MMMMMHIMM aauajMBiawasasBlS^^  I HE   CBE&TCK   RBTIEW  TENDERSFOR KALSOM1M1NG  Sealed tenders will be rereiuen by  tbe undersigned up to Wednesday,  December 15th. 1926, for kalsonuning  nix rooms at Creston Public and High  School. "Work to b** done -dursnp- the  Chtistmas New Year vacation. Lowest or uny tender not necessarily  accepted. "For all other informatton  apply GEO. NICKEL, Secretary  School Board, Creston.  THE GRESTON REVIEW  Issued every Friday at Creston, B.C.  Su bscription : $2.50 a year in advance.  $3.00 to "U.S. points.  C. F. Hayes. Editor aad Owner.  ������al farm a. t_ Agassiz. Mr. Bradley  haa been in the business less tlian  three yeaas, and to make this  showing ina field of 34 competitors  is something both he and Creston  district may well be  proud.  CRESTON. B.C.7 FRIDAY. NOV. 12  ������8mWm������&ti& _Pats?!r  WATER NGTIGE  TAKE NOTICE that Creston Reclamation  Company, -Limited, whose address is Creston,  B.C., will apply* for a license to divert the Goat  River for the purpose of lowering the flood  water level of a portion of the Kootenay Flat".  The depth it is proposed to lower the level of  the water is a maximum of twenty feet.  The point at "which the Goat Kiver witl be  diverted, from the Flats is Iosated at the southeast quarter of Section 4, Township 8, Kootenay District, and the water_so diverted into the  Kootenay Kiver by an arcincial waterway.  The reason for tbe proposed diversion and  lowering the flood water level is the reclamation of a portion of the Kootenay Flats.  This notice was posted on the ground  on the 10th day of November, 1926. A. copy of  this notice and an application pursuant thereto  and to the "Water Act will be filed in the office  of the Water Recorder at Nelson, B.C.  -Objections to the application mav be filed  with the said Water Recorder, or witb the  Comptroller of Water Rights, Parliament  Buildings, Victoria, B.C., within thirty days  after the first appearance of this notice in a  local newspaper,  Date ofthe first publicntion of this notice is  November 12,1928.  CRESTdN RECLAMATION COMPANY,  lomited. Applicant.  By A. L. McCULLOaCH, Agent.  Notice of Application for the Approval  of Reclamation of a Portion of the  Kootenay Flats.  TAKE NOTICE that Creston Reclamation  Company, Limited, will apply to the Minister  of LAnds for the approval of the plans of the  works to be constructea for the reclamation of  a portion of the Kootenay Flats.  The plans and specifications of the said works  will be fylaed in the office of the Comptroller of  Water Rights at Victoria, and dup crtes of  such plans and specifications will be open to  inspection in the ofllce of the Water Recorder  at Nelson on or about the 1st day of December,  1926.  Creston and district appears to  hold the tax collector -in high  esteem. In the sale of lands delinquent for takes at .Nelson on the  10th there was mighty little acreage in this section up for sale,  whilst in the village clerk and  treasurer W. O. Taylor bas less  than. $200 of 1626 taxes outstanding.  Review advertising geto results.  Last issue two different parties  with cows for sale notified the world  to tliat effect, and within lessthan  24 hours after the appearance of  the paper both boVines were sold���������  a/nd to cash buyers, too. Folks  who need things, and who have  the money to pay for them, all read  ���������..he Review, and publicity in itb  columns always pays.  "Work is about to start on a new  bridge   over   Goat   River   west   of  Kitchener    that  will     cost    about  $15,000.     At the first of the season  a like amount was expended oh the  road diversion at Arrow Creek, and  at least another $10,000 must have  been spent on general   road   repair  Work and settlers* roads, giving an  outlay for the season in   the .Cres  ton     district    of     wot   .loss    than  $>40,000.    In that same   area   it is  extremely doubtful   if  the   government collects $15,000 in  provincial  taxes.     Cresttm     district      should  certainly be the last   to   complain  abont     the   extravagance   of   the  Oliver govern ment.  munitybadminton and basketball  arena, don't you think there's some  thing wrong with Creston���������or,  rather, with the people o������ the village: If the place is ever-~*going to.  start a justified development its  about time folks*woke tipand shut  the door;��������� Creston will kill? itself  some of these days if it keeps on  walking in its sleep much longer.,.���������.  ing iii matters of this sort surly the  day should not be far distant when  action will be taken to give us a  very much needed community hall.  CITIZEN, Jr.  Eriekson, Nov. 8.7  . SYNOPSISQF������  Hallowe'en Celebrations  Objections addressed to the Minister may he  _yled with the Comptroller at any time prior to  the expiration of thirty days after the  first  publication of this notice.  Date of the first publication of this notice is  November 12,1929.  CRESTON RECLAMATION COMPANY,  *       Limited, Applicant.  By a. i* Mcculloch, Agent.  SQVERKIS EHT LIQUOR ACT  Notice of Application for Beer  /License  According to horticultural statis  tician at the B.C. University  Canadians are only eating on an  averege half an apple per day per  bead of population. With const) ption doubled the industry  would be on eaj?y street, and,, this  ought not to be impossible of  accomplishment with judicious and  persistent advertising. Tbe increas  ed demand for oranges is directly  traceable to the endless pnbliciry  that fruit ha.s got of late years.  EmroB Review:  Sir,���������I was quit*? taken with  Citizen's letter in your iss e of  "Noyemeber Sth, in which he (or  she) in practical terms insists that  it is time something was done to  tame down the observation of  hallow-e'en the Eriekson district  particularly, but *"I am" not in  accord with idea that the best  remedy is to be found in police  court proceedings or some form of  corporal   punishment.  When I recall the hallowe'eii  doings in the days when . the parents of today were themselves the  boys of 'teen age ar even youAiger,  it seems to nie that the happenings  'of Saturday night were just.abtpt'  what one might expect���������-with the  exception of the rlepredotioiis at  the schoolhouse.     Like   father1   like  Place in the dessert   championship aon-    A,,d if   a  ^f?**?   ^"desired  with    Jonathans,     the   Occidental  .why notLry 8������������neti"������K along more  British Colmhbia apples praetic  ally swept the boards at .the Imper  ial Frnit SKovv in London last  week, recent despatches stating  tbat the Associated Growers of  B.C. had won the twelve box  dessert apple championship of the  Empire for the third time in succession with Mcintosh Reds, thus  takii.g permanent possession of the  agent general's silver cup. The  same B.C. organization won second  Fruit Company of   Kelowna   being ,  humane lines than recoure to law or  third,   also   with   Jonathans.     The istra|>"  . !������������.  Notice is hereby given that on or after the  Third day of December next the undersigned  intends to apply to the Liquor Control Board  for a license in respect of premises to be known  as Pinehurst Inn, at South Slocan, Lot 2, Block  B of Lot .303L Group I, Kootenay District, Nelson i a ___���������_._.._i:.. _ *������������������ xrr xr 13 _-.v.^������<-������_^..  I_a������d Registration District, in the Provihce of According to W. H. KohertSOll,  British Columbia, for the sale of beer bjr the ���������������������������,���������.,������������������ ,. i.-r.-*:,,.,!*,.���������_,;������_+ iuOR -...ni  glamor by open bottle for consumption on the   provincial horticulturist.   !������_������������������    will  h"**- the first year in hiR*ory that  British Cohniibia has led all the  provinces in the production ^of  a ������ples. According to Mr. Robertson B-C.'s apple crop tbis year will-  total 3,500,000 boxes. In the past  Nova Scotia usually has been  C**nad*8 heaviest apple producer,  with Ontario second, and British  Columbia third. Tlie value of  Canada's apple crop is placed at  $27,000,000.00.  premises.  Dated this 9th kay of November. 1926.  KENNETH CAMPBELL, Applicant.  MINERAL AGT  FORM F  Certificate of Improvements  NOTICE OP APPLICATION  Jolly Boy, Bobcat and Bon Ton Mineral  Claims, sitaate in the Nelson Mining  Division of West Kootenay.  "Where located:  On Iron Mountain, northwesterly from Kitchener, B.C.   Lawful holder:  Charles  Plummer Hili; of  Victoria, B.C.  Number of the holder's Free Miner's Certificate: No. 2809-T).  TAKE NOTICE that I. G. A. M. Young Free  Mider*s Certdfl<iate No. -89084-C, acting as agent  for  the  said  Charles   Plummer  Hill, intend,  Hixty clays from the dot* hereof, to apply to the  Mining Recorder for Certificate* of Improvements-   for  the   purpose  of obtaining  Crown  Grant s of the above claima  And further take notice that action, under  Section 85 of the Mineral Act, must be commenced before the issuance of such Certificates  of Improvements.  Di������ted this 2lst daty of October. AD? 1926.  MINERAL  AGT  FORM F  Associated Growers captured first  place for the best cooking apples in  the Empire, with Rome Beauty and  second place with Northwest  Greening.  When one recalls that at midsummer community effort at Fernie  provided* the place with a $12,000  swimming pool, and last month  another Si 500 was gathered in to  buy a church building for a community centre; when we read that  at Nakusp the board of trade has  arranged for that unorganized  centre to have electric street light;  Invermere ladies round up $525   at,  a bazaar to help finance   the   lecal  looal hospital, and   supposed to be-  down-and-out   Greenwood   digs up  the funds   and   provides   labor   to  rebuild an old theatre into   a   eom-  Certificate of Improvements  Mar ICE OP APPLICATION  Vermilion, Kootenay Warrior, and Old  Chief Mineral Claims, sitaate in the  Nelson Mining Division of West  Kootenay.  Where located:   On Iron Mountain, northwesterly from K3tfth������ner. B.C    Lawful holder:  <-harlf.������  Pin mm im*  Hill  of Vlj-torift.    B.C.  Nunihftroft.il'*' l-olrtr?r'n Fr**o Min������rV Cei-tl  mt������: No. 2������ifc._0.  TJ-KK NOTICE that I. G, A. M. Young. Fr^f*  Minor'H Certificate So. ������ai������*B#-C natinK iw iwont,  for th't naid OhiiriV.H _J3uimne*r Mill, IntJ'firl nlxty  ���������layn from the 'late hereotLn apply to tho Minim* IU'������;u'-iU_r for Curtificat*!** of Improvement*!,  for the purjiOHft of obtain!ni? f'rown ('rant* or  tho abovo olalinH.  And further takft notice tliat  jwrtlon, under  Hf.ct.ion ���������".���������"������ of tho  Mineral Ant. ri.nnt hu crom-  nieiioed bofoire tbo lnn-ianco of mich CcrtlfiaCivUi  of Improvement*-,  riaUxi thlHaJl-ttrJay ot OctolMir, A.D. ItWt  Speaking to the  New Westminster  Kiwatts   Club   the   other   day  Prof. Barse of   the   department   of  agriculture, University   of   British!  Columbia,  stated the average   consumption   of   apples   of  Canadians  was low, being half   an   apple   per  day.     Prof.    Bursa   Further    states  that there haa been   a   decrease   of  50 per cent, in tbe consumption of  apples by Canadains, while on   the  other   ham'    tlie    importation    off  oranges and grapefruit has increased from 16 to 30 per cent.  According to the Daily News at  Grand Forks, this year, the right  idea prevailed- A community  hallowe'en celebration was staged  at tlie school grow ns at which the  children and grownups combined  their talents in entertaining themselves, in many unique ways, and  when the sun was over (about midnight) all hands went? home, and  the town had an hallowe'en observance that maintained ail the hos-  toric traditions of the occasion, and  no annoyance or inconvenience to  anyone. -  Eriekson has sufficient public  spirited parents to successfully put  over something of this sort, and if  it is got at with the same enthusiasm as is displayed at Christmas  entertainments the outcome cannot  help but be all that could be wished for.    And with a little' comingl-  PRE-EMPT10N8  Vacant; unreserved, ���������urveye*8  Crown lands may !>��������� pre-empted by  British subjects" over 18 yeara of age,  and by alien* on declaring Intention  ta become British, -subJects, conditions! upon residence, occupation,  and te>J������"-ov������*a*nt for figrictsltura.1  purposes.  Pull information concerning regulations regarding pre-emptions is  given tn Bulletin No. 1, Land Series.  "How to Pre-empt l_end," copies o_  whlch can be obtained free of: charge  by addressing tho Department of  Lands, Victoria, B.G.. or to any <3-ov-  ernmeat Agent  Records will be granted covering  only land suitable for agricultural  purposes, and which is not timber-  land. I.e., carrying over 5,000 bo^rd  feet per. acre west of the Coast Bangs  aad 8,000 feet per acre east of that  Range.  Applications for pre-emptions are  to be addressed to the I*aad_ Commissioner of the fiend Recording "Division, in which tho land applied for  is eituated, and are made on p"nnt������d  f ornus, copies of which can be - ob- _.  tained from tho "Land Commissioner.  Pre-emptions must be occupied for  five year* and improvements mad*  to value of $10-per acre, including  clearing and cultivating at least five  acres, before a Crown Grant can be  received.  For more detailed information see  the Bulletin "How to Pre-empt  X-and.**  ���������       PURCHASE ������  Applications are received for purchase of vacant and unreserve*"*!  Crown lands, not. being timberland.  for agricultural purposes; minimum  price of firffit-olasB Carable) land Is $&  per acrey and second-class (grazing)  land $8.60 per a������re. Further information regarding purchase or lease  of Crown lands is given in Bulletin  No. 10, X_and Series, "Purchase and  Lease of Crown Lands."  Mill, factory, or industrial sites on  timber land, not exceeding 40 acres,  may be purchased or leased, the conditions Including ' payment ol  st-umpage.       ���������-*���������  HOMESITE   LEASES  i Unsurveyed areas, not exceeding te  acres, may be leased as bomesltes.  ^conditional upon a dwelling being  ,erected in the first year, title being  Obtainable after residence and improvement conditions are fulfilled  and land has been surveyed.  LEASES  For grazing and industrial purposes areas not exceeding 640 acr-sn  may be leased by one person or *  company.  GRAZING  Under the Gracing Act the Province ls divided into grazing district,  aad the range ^administered under a  Grafting ,. Commissioner. Annua}  erasing permits are issued based on  numbers ranged, priority being given  to established owners. Stock-owner*  may form associations . for range  management. Free, or partially free,  permit* -_M ������-railable for cottiers,  eajtnners and travellers, up to ten  head.  Form No. l.t  / ANO   AdT  NOTICE OF mTEMTIOM TO APPLY TO  PORGHASff UND  Id lC<'...!.<'ii!iv Irfunl li������:������:������nllnielJlj-tri<".tof N*;Uon  l������M'rl������*r, iirwl slt.mar^ dlrncMy nort.hof j-"nWnt  Nn. IM, fx.t Xt). MMt. on Vnw\c <.'h;������jI-, In tl������������-  Kf.f.f������.rnij* hlHtH'it.  Ti..l<*! noflj-.i  Ihitt, Arthur  ('litnl^r of Mrtnr.  Il.i!.;  orciipatlon. fitmuir;   intcn-lri l.o Ji[������(>ly for  in*t*jiiiHHinri i.ji iiitrclii-i^j. tli<! C������ill(.vvlu������i fli-KjjjHied  In ii.Ih:    < <imrni'������l',iliK <t>. ������. J'"-!   I'i.. Ml.*I ai I. inarti.-  I'iiNt .r.r.H'r <*( *-,iihli'������t. N... r.������ ������,' HMtrl'-f l/.l l.'4i.'  un Ihh'Ic (;r<**"l<;   iIkmk*" Ui chalnn w-.Ht;  th**nr!������>  III chaini������ n<irth *,    th*!*iin- lirr-hJilntt riant:   tli<*nf;<;  ill rlii_iiiH mikiiHi.  unit   i*oiilii(riiiii_* J'lwhiv  wtiiH,  Hiorr; tn- 1������'mm.  AllTlinit ra,AHlKlt, A|������|.I|j:������.i>1.  I������'i1c*l  *-Vajv*.  1.  |-*r_������*1  Evidence of the steady and  S'liisfnctoiy development" that ia  taking place ni tlie Valley is this  y.*ar si town at West Creston  where, on November 1st, that section's first ever public school was  opened with an cnrolluiont of nine  pupils. During the season that  area has received well deserved  at -iiit.i.n in the matter of highway  const ruction and dyking of Koot-  f-imy Flats now all hut tipsnred the  district across tho Kootenny looks  it", il? wm***-, about, due to cfinto into  its own.  vVli.jiU    CHII     Im;     JiCCUtllpiitillutl    ill  the poultry bus-n*-HH with a combi-  iiuM'iii nf irit'-llig������*iiirM' utirl considerable b������r<l work i������ strikingly do-  mon-������tr lifted by JJou. Bradley,  whosH jH'ti of ten VVbiU* Jatcghorns  Htandii Fifth for  production iu   the  t WVo������ V ������'���������;   J ('.'.������'tt.ha'a    iifUfi  l.������ytSl^C   COTUIpCt  ittoti jin-aat. cloned :it f.he exfierimeiiit  now in the Hills  and-   Cooler    Weather    makes  you think of Warmer Clothing-  MAY WE SUGGEST  PENMAN'S HOSIERY for Men, Women  and Children  in. All Wool and Silk and Wool in great variety of shades and  colorings.    These goods were purchased from Penman's factory  and are reliaple and stylish.  For  Underwear  we recommend Watson's  and  Penman's   for   fit  and   comfort   in  all  weights  We are agents for the celebrated JAEGER lines of FINE ALL WOOL GOODS  and carry same in stock.    Prices and quality right.  E_!_I^B_r    gi^^       ^^ESa     BB  ERCANTILE COMPANY  LIMITED  am  musMmUKM  EsS  ,- m M������Mat.J~i.a.r..-^T?aa������������������a>W������.ataat-_������.  ;^���������,l������,^,;y.,^������W'aay������W^  Af  mz  THE  CBBSTCra  BETOBW  October  School Report  Division 1���������-H, McI_*Han, Teacher.  Highest standing:   Grade 8, Profici-  ���������~fheodor. Appelt, Betty Speers, Pay  Pendry.  '"Perfect attendance-���������Fred Alderson.  Theodor Apn������ilt-S Francis .BfT������e9 William Bayle, Itettie, Couling, Frank  Crawford, Eupheniia Fisher, Ronald  Gibbs, Stella. Herdman. Hazel Hop-  WOod, Henry Ireland, Gleuratine Mar-  Elizabeth Speers, Gwen  Beryl Nichols.  Webster and  ency-r-AUeen    Spratt,- John " Blinco,!shall.    Raymond    Martin, ~ Madeline  Jean McCreath. y Graded Proficiency | Moore, Jean McOreath. Aileen Spratt  PURE   BEER  The Friendly  Beverage  Pure beer adds to your well being and  your enjoyment of life. Order it by the  case from any Government Store-���������have  it always on hand for your table and for  the entertainment of your guests. British  Columbia beers are healthful and inf  vigpratmg  0  ife 1-ftorrow-  Arthur  Division 2-rrMiss Vickers, Teacher.  Highest standing: Grade 8, ProSci--  ency���������Marguerite Ferguson. General  i improvement���������Tom Cannaday. Writing improvement���������Pearl Spencer.  Grade 5: Proficiency���������HerbertfDodd.  General improvement���������Frances M.  Lewis. WritinS improvements-Elsie  Spiers.  Fesffeet att-Bssdance���������David Appelt,  Margaret Blincp, Herbert Couling,  Tom Crawford, Herbert Dodd, Minnie  Downes, Marguerite Ferguson, Jean  Fisher, Jack Gibbs, Bert Hendy, Joan  Hilton, Frances M. "Lewie, Dorothea  Macdonald, Mary Maione, Dorothy  Marshall* Andrew Miller, Roland  Miller, Frances Moore. Fra  Jack O'Neill, Allen Speers,  Speers, Jack Young.  Division 3���������Miss Wade, Teacher.  Highest standing: Grade 5b, Proficiency���������Sarah Quinn, Doroth y Sinclair  Smith, Jay Bliss. General improvement���������Jack Johnston. Writing 5m-  provement���������Philip VanSlatte. Grade  4bs Proficiency���������George Collis. Bert  Morrov?v Daisy Trevelyan. General  improvement^--D������isy Trevelyan. Writing improvement���������Margaret Miller.  Perfect attendance���������Kuth Appelt,  George Collis. Robert Dickson, Jim  Downes, ' Helen Hopwood, Norma  Marshall, Margaret Miller, Molly  Moore, Phyllis Macdonald, Harold  McLaren, Arthur Nichob, Sarah  Quinn, Dorthy Sinclair-Smith, Daisy  Trevelyan, ahilio Van Slatte, Clifford  York, Jay Bliss.  BEERS, such as are made by the Amalgamated  Breweries of British Columbia and distributed to  the people by the bottle at the Government stores  y  and by the .glass in Licensed Fremises, contain only  extracts and mineral salts arc bf the highest worJi in  fortifyingagainst the dangers of low vitality and illness.  Drink pure beer in the Winter months, .when heavy  foods and too much "indoors" lower vitality.  Amalgamated Breweries of British Columbia; in which  are associated Vancouver Breweries Ltd., Rainier"  Brtwi-._ Co. of Canada Ltd.* Westminster Brewery  Ltd.; -Silver. Spring Brewuy Ltd., Victoria Phoenix  ErcWing Co. Ltd. -  This advertisement is not published or displayed by the liquor  Control Board or by the Government of British Columbia.  Some of it is good, some of it is bad, and a lot of it is  indifferent.  Division 4���������Miss Holmes, Teacher,  Highest standing: Grade 8 Senior,  Proficiency���������Margaret Burnett, N Improvement���������William Ferguson. Writing���������Kavmond Bevan, Grade 3 Junior  ���������Proficiency���������-Stuart Spiers. Improv  ement���������Dorothy Collis. Writing���������  Hughena McCreath. Grade 2 Senior  Proficiency���������George Dodds. Improvement���������Stuart Hilton. Writing���������Jean  McLauchlan.    7  . Perf eet attendance���������Douglas Aider-  son, Doris Bayle, Raymond* Bevan,  Margaret Burnett, Arthur Dodd,  Clarence Eaibree, Rutit Hare, Margaret Henderson, Stuart Hilton,  Emmet Johnson, Holger Johnson, j  Aileen Kiingensmith, Hughena Mc-'  Creath, Jean McLauchlan, Norman  Nickel, Eleanor Spratt.  Division 5-rMiss Hardy, Teacher.  Highest standing: Receiving Class,  Proficiency���������Doris Beninger, Marie  Ferguson, Joan Greenwood. Writing  ���������Elena Marshall. . Improvement���������-  Doris Walters. Grade 1 Senior: Proficiency���������Edra Walkey, Ruth Spencer,  Richard Trevelyan. Writing���������Edith  Walkey. Improvement ��������� Josephine  Hopkins. Grade 2 Junior: Proficiency  ���������Luther Appelt, Ellen Jensen, Irving  Ferguson. Writing-���������Ellen Jensen.  Improvement���������Moriey Burnett.  Perfect attendance���������Moriey Burnett  George Crawford, Gladys Davies, Ruth  Davis, Irwin Nickel, Ruth Gibbs, Joan  Greenwood, Doris Hendy, Frank  Herdman, Thomas Hopkins, Ellen  Jensen, William Kernaghan, Charles  Kiingensmith, Gordon Martin, Helen  McCreath, Douglas McLauchlin,.Francis McLauchlin, Rachel Morrow, Maud  Ross, Jean Ryckman, Jessie Spratt,  Edna Walkey. Edith Walkey, Vivian  Walkey, William Weir, Doris Walters.  Grand   Forks   residents** had   full  bloom buttercups for table decoration  for the thanksgiving dinner this weeK  At their bazaar* with a number of  raffles to help out, the ladies at Invermere made $525 for the hospital at  that town.  Pentieton growers have just received  an advance payment of ten cents a.  box on the season's shipments of  apples and pears.   .'  -  Nakusp board of trade is making  arrangements with the electric light  company there to provide that town  with street lights.  Fernie community workers have  been successful in raising $1500 to fit  up the former Methodist church as a  OGuiiuUii ��������� <.y CcuuTSa  A gale at the north end df the Okanagan; Valley on October 16th is reported to have blown down almost  75,000 boxes of apples.  Mcintosh Red apples from a Pentieton orchard won the prize for the best  ten box lot of fruit in this year's  British Empire Fruit Show.  L.  Resuick of Kaslo has the  best  kept section foreman's garden on the j  Nelson   division   of   the  C.P.R.   this  year,.winning a $10 cash prize. *  Greenwood citizens have just provided the- heeded funds and labor to  remodel the old Star theatre into  quarters for basketball and badminton.  Anticipating a big growth in population .they English Church committee  at Nakusp is buying more property to  be in readiness "for the expected expansion. 7  Forks has jnst been specially commis  sioned to preside over ..'a juvenile court  for the trial of children who violate  the law.  All fruit packing warehouses at  Pentieton shut down at the end of  the wees, although there is still about  60,000 boxes to wrap. All the available storage in the town is being  utilized.  Anglican Church Services  SUNDAY,  NOV. 14.  CRESTON���������8 a.m. ind 7.30 p.m.  WEST CRESTON���������3 p.m.  WYNNDEL-*-!! a.m.  A chapter of the Order of the Eastern Star has just been instituted at  | Kimberiey,     The new ladies'Masonic  lodge starts off with a m������ mbership of  forty.  Magistrate    McCalium    at    Grand  Loyal Orange LoiSp,No. 2095  Meets THIRD THURSDAY of  each month at Mercantile  Halt. Visiting brethren cordially invited.  W.^L CRAWFORD, W.M������  smJffM mad Hmmmry  ew Stock of  Harness  *���������      . 'fc  Second Hand Store in  [connection  Shoe and Harness Repairing  Business Accounts  But all of it  Butter."  is sold in wrappers marked "Choice Dairy  We have-watched many small bus*  iness accounts opened in this Bank  grow. We could cite instances when  the small business has grown to be  the leading industry in the community in which it is established. The  service of the officers oi this Bank  may assist your business to become  a leading industry. ���������  IMPERIAJL   RAJNIC  C W. ALLAN.  OP CAj>3"A_0_A.  CRESTON BRANCH.  ������-������~a_  Jkfanafor.  luiuBK. .).mi-|*#������...,..������  Buyeas have no way of telling who made the particulat  pound they happen to buy���������be it good, indifferent, or poor  stuff.  And worse still���������for the good buttermaker���������so long as  this haphazard way of putting butter before the public continues the demand for Dairy Butter will fall off.  If you are one of at least a few who nveke really good  hatter why not let folks know your butter by using PRINTED  BUTTER WRAPS���������showing your name.  They cost very little more than the readymade sort you  use now���������to your own disadvantage.  By way of induciug you to use the printed sort���������with  your name printed on them���������we will supply you with FIVE  HUNDRED Wrappers at the popular price-of $3.00.  It's a pleasure to show samples. .  <-  now    boasts  having  ^^^^^^    *^^^^���������     ^^^^^^^   ^^^  i^gM^^m^d!   j^jttuuh.   itettk    mgb  ESS wssiMsR^r WSSSS     ^m\u_9jm^       ^ffl      ^H     \Wl \m������mSm^S  ^^9    ^^3 S^S ^^S   ^^S  ^M   ^^H ^t-it mm&mma\ BSs  0OMMBR0IAI-   .PRINTING   DEPT.  Moyie  bakery.  Kimberiey has more than a few  cases of German measles.  The Okanagan will this year market  close to 650,000 boxes of Mcintosh Red  Apples.  Veinon packing houBca are closed,  with 20,000 boxes of applet- sti'-l to be  wrapped.  About 40 cars of appIcB���������mostly Jon  athans���������aro rolling out of tho Okanagan at present.  B.C. Wpruco Company will employ  400 mon at woods work this winter in  the Lumber ton district.  The News says little damage and  not niuuh annoyance^wns experienced  at Nakusp on hallowe'en,  Mr. Billings, a Bonners Forry farmer  ha* jubt iUii'-'fihed two loan ot alfalfa  seed from **. ten acre crop.  8225 was collected ab u. tug day nt  Kimberiey for funds to equip tho  town's children's playground.  -XBVcn with the mild winter that It  was Rovelfltolce's community Bleating  rink cleared $720 lu������t ucuuuu.  At Its sale of city property In arrears  for taxes ReveU-toke cou-niell disponetl  of seven of lhe -id properties offered,  Send Money  use the Money Orders  sold at all branches' of this  Bantu  They are .safe, cheap and  convenient, and are  readily cashed in all parte  of the world* *  CANADIAN BANK  OF COMMERCE  Gfltpttal Paid Up $20-000,000  RcaMrve Fund $20/300.000  Drench  D. T. Scrimscour, Manager  SH  ������^ m    mjl^l^^    Q(    ^Uay   LI 111  MEAT. MERCltlANTS  -Jffi^lMl'M-iffilllie  JTRY OtTK  SHAMROCK PORK SAUSAGE  An economical dish, cosy to serve  Shamrock Brana HAM, BACON ana LARD  GLBflDAUS CREAMERY BUTTER  Government (traded, highest quality.  FRESH and CURED FISH  all varieties.  Choicest BEEP, PORK, MUTTON, "VEAL, LAMB  BbENS' IDEAL POULTRY FOOB  iucroasei) c������g: productton and produces better poultry.    Buy tbo best. (y^^Stt^H^st,-.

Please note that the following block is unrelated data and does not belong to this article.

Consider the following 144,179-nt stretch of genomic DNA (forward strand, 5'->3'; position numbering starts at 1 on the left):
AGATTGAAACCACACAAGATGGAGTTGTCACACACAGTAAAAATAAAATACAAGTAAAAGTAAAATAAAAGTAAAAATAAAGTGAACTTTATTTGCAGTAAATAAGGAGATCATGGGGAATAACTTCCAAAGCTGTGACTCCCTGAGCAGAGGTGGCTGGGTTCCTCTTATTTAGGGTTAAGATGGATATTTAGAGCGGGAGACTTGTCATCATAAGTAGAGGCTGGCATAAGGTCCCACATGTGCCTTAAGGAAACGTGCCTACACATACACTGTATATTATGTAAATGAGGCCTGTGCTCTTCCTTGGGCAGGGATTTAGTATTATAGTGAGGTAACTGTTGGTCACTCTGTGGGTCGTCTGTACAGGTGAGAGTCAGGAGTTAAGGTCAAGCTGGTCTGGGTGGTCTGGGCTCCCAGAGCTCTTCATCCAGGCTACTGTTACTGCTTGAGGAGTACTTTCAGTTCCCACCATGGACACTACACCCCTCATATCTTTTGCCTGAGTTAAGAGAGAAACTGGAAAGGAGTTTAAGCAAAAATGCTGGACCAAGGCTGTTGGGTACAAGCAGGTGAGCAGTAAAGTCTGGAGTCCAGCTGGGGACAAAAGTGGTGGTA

THE    REVIEW,    CRESTON,    B.    O.